‘Dear Mary: Your book almost made me smart’

Mary Pope Osborne’s home in Goshen, Conn., looks like a serene place; its many windows open to a lake breeze in the summer and are blanketed with fleecy snow in the New England winter. Designed by her husband, Will Osborne, it even has a tree house room perched on top, accessed by a spiral stairway. But don’t let the enviable calm fool you. It is anything but absolutely still at Magic Tree House headquarters.

Osborne has many projects spinning, including a new literacy initiative called The Magic Tree House Classroom Adventures Program, aimed at teachers who use the series to instruct first- to fourth-grade students in subjects ranging from science to social studies — and, of course, reading.

The program has two components. The first, Gift of Time, groups Magic Tree House books by classroom subject and common core standards to help teachers use the books effectively in a cross-curriculum fashion, as well as lesson plans, reading-level information and activities for the classroom. The latter will include the dialogue for classroom plays based on the books, designed so every child in the class will have a part to read.

Perhaps more important is the program’s second act, Gift of Books, which invites Title I schools to submit a proposal explaining which Magic Tree House books they need for their classrooms. First Book, a nonprofit that provides new books to children in need, will then help distribute free books.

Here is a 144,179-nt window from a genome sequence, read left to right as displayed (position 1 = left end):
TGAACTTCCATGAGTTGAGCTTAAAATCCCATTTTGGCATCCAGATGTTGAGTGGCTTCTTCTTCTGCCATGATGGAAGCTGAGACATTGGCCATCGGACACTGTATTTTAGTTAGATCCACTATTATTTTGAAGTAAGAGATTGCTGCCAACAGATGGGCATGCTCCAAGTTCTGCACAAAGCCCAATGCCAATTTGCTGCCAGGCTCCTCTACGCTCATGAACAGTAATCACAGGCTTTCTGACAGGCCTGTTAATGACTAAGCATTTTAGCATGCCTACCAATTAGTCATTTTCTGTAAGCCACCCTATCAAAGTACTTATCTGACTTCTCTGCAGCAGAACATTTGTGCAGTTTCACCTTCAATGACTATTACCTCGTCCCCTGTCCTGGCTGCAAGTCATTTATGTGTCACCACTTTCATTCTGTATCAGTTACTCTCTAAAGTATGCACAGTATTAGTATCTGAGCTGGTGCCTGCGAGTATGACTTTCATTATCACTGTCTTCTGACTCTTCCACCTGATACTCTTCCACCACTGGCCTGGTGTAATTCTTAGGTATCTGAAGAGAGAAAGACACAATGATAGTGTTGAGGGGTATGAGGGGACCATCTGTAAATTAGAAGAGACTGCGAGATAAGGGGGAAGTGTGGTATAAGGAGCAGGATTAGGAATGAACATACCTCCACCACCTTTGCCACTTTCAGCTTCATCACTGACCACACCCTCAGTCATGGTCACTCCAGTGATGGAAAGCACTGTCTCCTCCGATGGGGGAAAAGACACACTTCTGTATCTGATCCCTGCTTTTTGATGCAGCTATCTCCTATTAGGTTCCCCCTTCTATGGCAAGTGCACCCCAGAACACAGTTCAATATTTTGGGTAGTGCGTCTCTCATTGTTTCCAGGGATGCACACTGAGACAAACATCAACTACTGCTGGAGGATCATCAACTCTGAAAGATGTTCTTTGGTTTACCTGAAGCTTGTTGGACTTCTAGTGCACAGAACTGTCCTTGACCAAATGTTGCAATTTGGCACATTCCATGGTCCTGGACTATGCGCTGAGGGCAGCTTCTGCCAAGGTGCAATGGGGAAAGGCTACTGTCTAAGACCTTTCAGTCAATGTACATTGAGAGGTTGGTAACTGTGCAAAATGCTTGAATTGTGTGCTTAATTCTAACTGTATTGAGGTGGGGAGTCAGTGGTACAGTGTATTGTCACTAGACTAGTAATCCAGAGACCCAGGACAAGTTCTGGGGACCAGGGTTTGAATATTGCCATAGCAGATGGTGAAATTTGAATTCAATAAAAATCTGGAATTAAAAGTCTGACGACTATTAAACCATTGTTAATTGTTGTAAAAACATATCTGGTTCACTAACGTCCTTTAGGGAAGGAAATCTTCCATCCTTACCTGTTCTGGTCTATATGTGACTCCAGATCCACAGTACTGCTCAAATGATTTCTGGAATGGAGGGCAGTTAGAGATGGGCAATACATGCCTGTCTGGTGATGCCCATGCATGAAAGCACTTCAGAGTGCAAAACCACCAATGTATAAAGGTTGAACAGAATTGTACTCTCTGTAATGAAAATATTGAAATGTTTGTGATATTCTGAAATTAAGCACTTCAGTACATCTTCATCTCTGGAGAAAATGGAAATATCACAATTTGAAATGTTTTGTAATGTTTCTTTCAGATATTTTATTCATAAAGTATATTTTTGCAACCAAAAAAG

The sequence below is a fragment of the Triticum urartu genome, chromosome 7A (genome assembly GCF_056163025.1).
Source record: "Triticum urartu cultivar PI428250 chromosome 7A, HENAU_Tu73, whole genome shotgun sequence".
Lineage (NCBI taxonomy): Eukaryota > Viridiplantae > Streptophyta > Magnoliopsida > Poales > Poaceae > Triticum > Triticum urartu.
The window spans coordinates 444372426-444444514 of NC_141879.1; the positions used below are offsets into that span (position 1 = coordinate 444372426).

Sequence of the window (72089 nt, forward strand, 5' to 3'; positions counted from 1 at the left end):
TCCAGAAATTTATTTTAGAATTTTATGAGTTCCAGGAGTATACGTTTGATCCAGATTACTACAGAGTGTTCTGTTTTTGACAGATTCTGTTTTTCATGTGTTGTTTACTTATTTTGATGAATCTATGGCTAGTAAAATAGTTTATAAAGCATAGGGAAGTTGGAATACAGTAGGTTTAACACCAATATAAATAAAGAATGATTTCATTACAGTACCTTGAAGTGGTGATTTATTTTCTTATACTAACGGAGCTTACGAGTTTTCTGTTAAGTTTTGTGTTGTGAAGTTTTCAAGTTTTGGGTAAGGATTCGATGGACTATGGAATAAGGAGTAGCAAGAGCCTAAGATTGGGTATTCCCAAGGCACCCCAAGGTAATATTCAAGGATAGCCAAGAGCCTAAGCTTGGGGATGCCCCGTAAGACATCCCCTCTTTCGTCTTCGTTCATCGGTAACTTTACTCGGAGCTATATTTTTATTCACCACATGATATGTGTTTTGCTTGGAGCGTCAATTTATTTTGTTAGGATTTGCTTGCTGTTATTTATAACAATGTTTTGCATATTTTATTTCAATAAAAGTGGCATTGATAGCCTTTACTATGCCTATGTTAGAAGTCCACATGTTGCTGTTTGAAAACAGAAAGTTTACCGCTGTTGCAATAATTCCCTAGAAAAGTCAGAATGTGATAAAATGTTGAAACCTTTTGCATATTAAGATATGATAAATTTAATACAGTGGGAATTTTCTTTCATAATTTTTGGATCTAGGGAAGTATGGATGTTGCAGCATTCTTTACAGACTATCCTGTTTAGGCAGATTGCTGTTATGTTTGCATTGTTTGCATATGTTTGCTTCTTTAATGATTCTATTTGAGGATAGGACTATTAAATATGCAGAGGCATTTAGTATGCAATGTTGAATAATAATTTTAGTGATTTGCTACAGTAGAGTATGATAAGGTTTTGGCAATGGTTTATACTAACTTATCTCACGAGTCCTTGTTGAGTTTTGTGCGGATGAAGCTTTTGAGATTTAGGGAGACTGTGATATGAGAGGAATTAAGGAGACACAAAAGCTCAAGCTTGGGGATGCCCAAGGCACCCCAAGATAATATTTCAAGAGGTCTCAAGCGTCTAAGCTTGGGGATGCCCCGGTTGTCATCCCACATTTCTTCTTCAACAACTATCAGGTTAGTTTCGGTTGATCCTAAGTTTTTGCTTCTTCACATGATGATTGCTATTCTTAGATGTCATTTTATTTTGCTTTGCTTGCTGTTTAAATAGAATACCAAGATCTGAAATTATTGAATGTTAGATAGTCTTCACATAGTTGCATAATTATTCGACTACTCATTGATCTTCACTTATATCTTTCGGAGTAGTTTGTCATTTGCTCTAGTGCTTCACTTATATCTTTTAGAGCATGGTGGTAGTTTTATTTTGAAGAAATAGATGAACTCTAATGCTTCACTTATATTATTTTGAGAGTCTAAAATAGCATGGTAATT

“This series would be nothing without the teachers,” Osborne said. “I went to hundreds of schools for years. Before the Internet, I kept my own teachers list of advisers, about 30 of them. I brought people from Random House with me on school visits to see what was going on in teachers’ libraries. Teachers were the ones who started waking up to Magic Tree House many years ago, and writing me, and making me write more. This is about giving back.”

The Magic Tree House book A Good Night for Ghosts, in which Jack and Annie go back in time to help a 15-year- old Louis Armstrong discover his destiny, will be visiting underserved schools in the form of traveling musical adaptation beginning in 2013 — with original music composed by legendary New Orleans R&B artist Allen Toussaint.

Osborne has refused to adapt Jack and Annie for any screen, big or small, preferring to keep them in kids’ imaginations. But a plan for a movie version of Magic Tree House may be in the works — if its profits would help the Osbornes fund charitable outreach in the schools.

“Putting things on stage and getting books to kids who need them …” Osborne said, “these are the things we want to be doing for the rest of our lives.”

Copyright 2012 UNC General Alumni Association

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